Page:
If you want to be sure your seeds germinate successfully indoors, this checklist will help. These are all the little things that can help or hurt your seed sowing. It also provides a good overview of the steps, so you know what to expect as your seeds grow.
This is part of a series, Indoor Seed Starting for Beginners | Sow Indoors Grow Outdoors, where I walk you through the process from seed to garden. It’s all the information I wish I had when I was getting started.
Best Tips for Indoor Seed Starting Success
This is an excerpt from the ebook, Seed Starting for Beginners: Sow Inside Grow Outside, sharing everything you need to know to start your own garden plants from seeds indoors.
If you would like the entire ebook with all the printable lists in one handy file, you can download it instantly here.
Read Before You Sow
Before we jump into the actual seed sowing instructions, have a look at these tips so you can avoid some rookie mistakes. With the right seeds, methods, and precautions, there’s no reason you can’t have dozens of beautiful, healthy starter plants ready for planting by late spring.
It starts with the best quality, most appropriate seeds, of course.
- Locally-grown seeds means you know they can succeed in your growing zone.
If you can’t find what you want locally, then make sure the seeds are suitable for your hardiness zone, climate, and growing conditions.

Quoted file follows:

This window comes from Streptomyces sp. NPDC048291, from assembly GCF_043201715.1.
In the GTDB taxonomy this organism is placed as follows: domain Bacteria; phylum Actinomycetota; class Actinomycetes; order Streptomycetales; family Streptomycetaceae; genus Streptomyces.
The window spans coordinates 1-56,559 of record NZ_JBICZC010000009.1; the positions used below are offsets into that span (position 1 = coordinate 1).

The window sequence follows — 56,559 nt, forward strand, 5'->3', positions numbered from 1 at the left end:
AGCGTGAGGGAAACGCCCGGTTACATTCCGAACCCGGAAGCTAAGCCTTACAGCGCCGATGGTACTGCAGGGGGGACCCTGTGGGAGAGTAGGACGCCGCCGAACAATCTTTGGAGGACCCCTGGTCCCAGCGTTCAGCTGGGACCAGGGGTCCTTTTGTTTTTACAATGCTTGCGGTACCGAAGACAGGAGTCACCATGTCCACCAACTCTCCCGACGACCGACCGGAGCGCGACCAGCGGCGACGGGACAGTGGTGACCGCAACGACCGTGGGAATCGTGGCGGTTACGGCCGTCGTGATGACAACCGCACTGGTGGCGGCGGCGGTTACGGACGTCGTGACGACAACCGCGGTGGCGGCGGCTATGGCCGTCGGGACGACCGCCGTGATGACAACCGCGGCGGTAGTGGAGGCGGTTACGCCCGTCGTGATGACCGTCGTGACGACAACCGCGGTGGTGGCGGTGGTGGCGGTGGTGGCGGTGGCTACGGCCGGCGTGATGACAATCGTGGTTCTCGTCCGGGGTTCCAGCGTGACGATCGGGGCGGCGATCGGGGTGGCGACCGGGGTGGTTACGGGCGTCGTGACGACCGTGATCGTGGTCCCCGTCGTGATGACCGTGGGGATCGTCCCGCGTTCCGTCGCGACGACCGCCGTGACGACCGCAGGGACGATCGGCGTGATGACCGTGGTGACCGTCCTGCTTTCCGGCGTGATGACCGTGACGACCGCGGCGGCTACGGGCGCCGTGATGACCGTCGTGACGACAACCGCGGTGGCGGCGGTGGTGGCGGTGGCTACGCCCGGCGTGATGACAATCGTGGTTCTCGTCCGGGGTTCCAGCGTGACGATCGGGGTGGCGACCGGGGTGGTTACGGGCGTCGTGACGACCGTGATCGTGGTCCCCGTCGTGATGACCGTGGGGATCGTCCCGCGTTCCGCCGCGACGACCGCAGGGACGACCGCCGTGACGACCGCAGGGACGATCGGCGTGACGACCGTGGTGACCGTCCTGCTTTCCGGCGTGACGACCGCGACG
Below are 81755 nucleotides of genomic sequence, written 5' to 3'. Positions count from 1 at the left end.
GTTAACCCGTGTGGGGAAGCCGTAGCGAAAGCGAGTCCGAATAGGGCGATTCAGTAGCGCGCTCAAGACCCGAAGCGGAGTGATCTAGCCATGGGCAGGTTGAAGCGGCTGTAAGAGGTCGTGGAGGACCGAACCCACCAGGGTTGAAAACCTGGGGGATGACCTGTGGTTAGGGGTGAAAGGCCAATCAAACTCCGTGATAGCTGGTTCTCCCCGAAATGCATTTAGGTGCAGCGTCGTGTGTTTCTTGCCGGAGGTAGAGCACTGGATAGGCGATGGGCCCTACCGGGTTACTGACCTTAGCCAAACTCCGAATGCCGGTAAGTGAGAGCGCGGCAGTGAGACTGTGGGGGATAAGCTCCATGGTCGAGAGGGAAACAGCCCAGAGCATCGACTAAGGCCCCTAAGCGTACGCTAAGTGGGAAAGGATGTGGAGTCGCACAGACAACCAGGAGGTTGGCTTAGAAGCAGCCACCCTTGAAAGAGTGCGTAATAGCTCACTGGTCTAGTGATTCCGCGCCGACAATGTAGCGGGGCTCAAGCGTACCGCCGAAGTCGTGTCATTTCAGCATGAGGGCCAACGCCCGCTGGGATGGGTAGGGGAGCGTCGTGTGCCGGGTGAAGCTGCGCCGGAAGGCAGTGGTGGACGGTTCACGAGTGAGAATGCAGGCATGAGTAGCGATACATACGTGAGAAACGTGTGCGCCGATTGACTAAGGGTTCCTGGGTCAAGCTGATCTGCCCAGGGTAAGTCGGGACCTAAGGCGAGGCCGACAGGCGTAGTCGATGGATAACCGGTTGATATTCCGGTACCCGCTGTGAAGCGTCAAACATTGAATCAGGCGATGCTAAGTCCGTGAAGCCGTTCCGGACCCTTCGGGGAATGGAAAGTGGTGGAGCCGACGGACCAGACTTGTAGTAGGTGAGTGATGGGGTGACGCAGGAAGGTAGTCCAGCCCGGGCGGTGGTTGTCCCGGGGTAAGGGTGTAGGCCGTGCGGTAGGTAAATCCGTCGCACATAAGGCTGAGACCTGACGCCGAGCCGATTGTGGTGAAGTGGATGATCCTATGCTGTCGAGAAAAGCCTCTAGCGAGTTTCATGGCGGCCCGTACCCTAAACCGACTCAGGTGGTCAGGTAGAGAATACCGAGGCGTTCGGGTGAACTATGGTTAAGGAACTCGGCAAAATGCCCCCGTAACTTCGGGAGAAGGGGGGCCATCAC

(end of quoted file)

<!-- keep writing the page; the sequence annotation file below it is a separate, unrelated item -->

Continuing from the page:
- Organically-grown means they survive without extraneous riff-raff. Always a good choice!
- Non-invasive plants only! Or trouble will be your friend.
- Fresh seeds that have been properly stored ensure maximum germination rates.
Find Your Frost Dates & Hardiness Zone
- Plant Hardiness Zones | United States | Canada
These are listed on seed packets and plant tags to guide your choices.
- Average Frost Dates | Use this calculator at Almanac.com. Enter your city and state or province to find your first and last frost dates and number of frost-free days.
Before you sow, double-check the seed packet for any special growing instructions. Some seeds need a chilling period (in the fridge) first for a few weeks. Others require pre-soaking in water, or their coats scratched to enable sprouting. Many are simply ready to sow.
Related: How to Read Seed Packets
Check the expected germination rate and sow extra seeds to accommodate it. For example, if your flower seed packet says the average germination rate (fresh, healthy seeds) is 80%, this means you can expect approximately 8 out of every 10 seeds sown to sprout.